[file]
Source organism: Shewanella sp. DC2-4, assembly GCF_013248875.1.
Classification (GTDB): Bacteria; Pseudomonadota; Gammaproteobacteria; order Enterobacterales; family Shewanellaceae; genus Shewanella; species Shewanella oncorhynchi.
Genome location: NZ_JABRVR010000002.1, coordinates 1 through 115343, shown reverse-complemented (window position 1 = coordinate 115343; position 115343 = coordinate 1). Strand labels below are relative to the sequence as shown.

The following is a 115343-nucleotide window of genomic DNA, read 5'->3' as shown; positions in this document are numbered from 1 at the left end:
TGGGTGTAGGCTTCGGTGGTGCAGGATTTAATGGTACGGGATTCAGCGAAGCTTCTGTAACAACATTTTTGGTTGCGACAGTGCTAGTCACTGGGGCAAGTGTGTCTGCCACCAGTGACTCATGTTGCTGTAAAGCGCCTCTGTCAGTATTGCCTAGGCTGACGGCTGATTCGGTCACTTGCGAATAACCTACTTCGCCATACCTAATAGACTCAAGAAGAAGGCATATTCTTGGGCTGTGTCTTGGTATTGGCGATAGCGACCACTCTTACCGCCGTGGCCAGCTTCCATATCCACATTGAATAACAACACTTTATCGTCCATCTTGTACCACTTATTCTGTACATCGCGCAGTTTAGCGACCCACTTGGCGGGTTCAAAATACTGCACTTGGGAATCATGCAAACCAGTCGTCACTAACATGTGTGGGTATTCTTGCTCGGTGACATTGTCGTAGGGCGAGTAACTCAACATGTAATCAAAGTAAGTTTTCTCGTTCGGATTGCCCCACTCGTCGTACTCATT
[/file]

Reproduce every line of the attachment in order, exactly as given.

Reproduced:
Source organism: Shewanella sp. DC2-4, assembly GCF_013248875.1.
Classification (GTDB): Bacteria; Pseudomonadota; Gammaproteobacteria; order Enterobacterales; family Shewanellaceae; genus Shewanella; species Shewanella oncorhynchi.
Genome location: NZ_JABRVR010000002.1, coordinates 1 through 115343, shown reverse-complemented (window position 1 = coordinate 115343; position 115343 = coordinate 1). Strand labels below are relative to the sequence as shown.

The following is a 115343-nucleotide window of genomic DNA, read 5'->3' as shown; positions in this document are numbered from 1 at the left end:
TGGGTGTAGGCTTCGGTGGTGCAGGATTTAATGGTACGGGATTCAGCGAAGCTTCTGTAACAACATTTTTGGTTGCGACAGTGCTAGTCACTGGGGCAAGTGTGTCTGCCACCAGTGACTCATGTTGCTGTAAAGCGCCTCTGTCAGTATTGCCTAGGCTGACGGCTGATTCGGTCACTTGCGAATAACCTACTTCGCCATACCTAATAGACTCAAGAAGAAGGCATATTCTTGGGCTGTGTCTTGGTATTGGCGATAGCGACCACTCTTACCGCCGTGGCCAGCTTCCATATCCACATTGAATAACAACACTTTATCGTCCATCTTGTACCACTTATTCTGTACATCGCGCAGTTTAGCGACCCACTTGGCGGGTTCAAAATACTGCACTTGGGAATCATGCAAACCAGTCGTCACTAACATGTGTGGGTATTCTTGCTCGGTGACATTGTCGTAGGGCGAGTAACTCAACATGTAATCAAAGTAAGTTTTCTCGTTCGGATTGCCCCACTCGTCGTACTCATT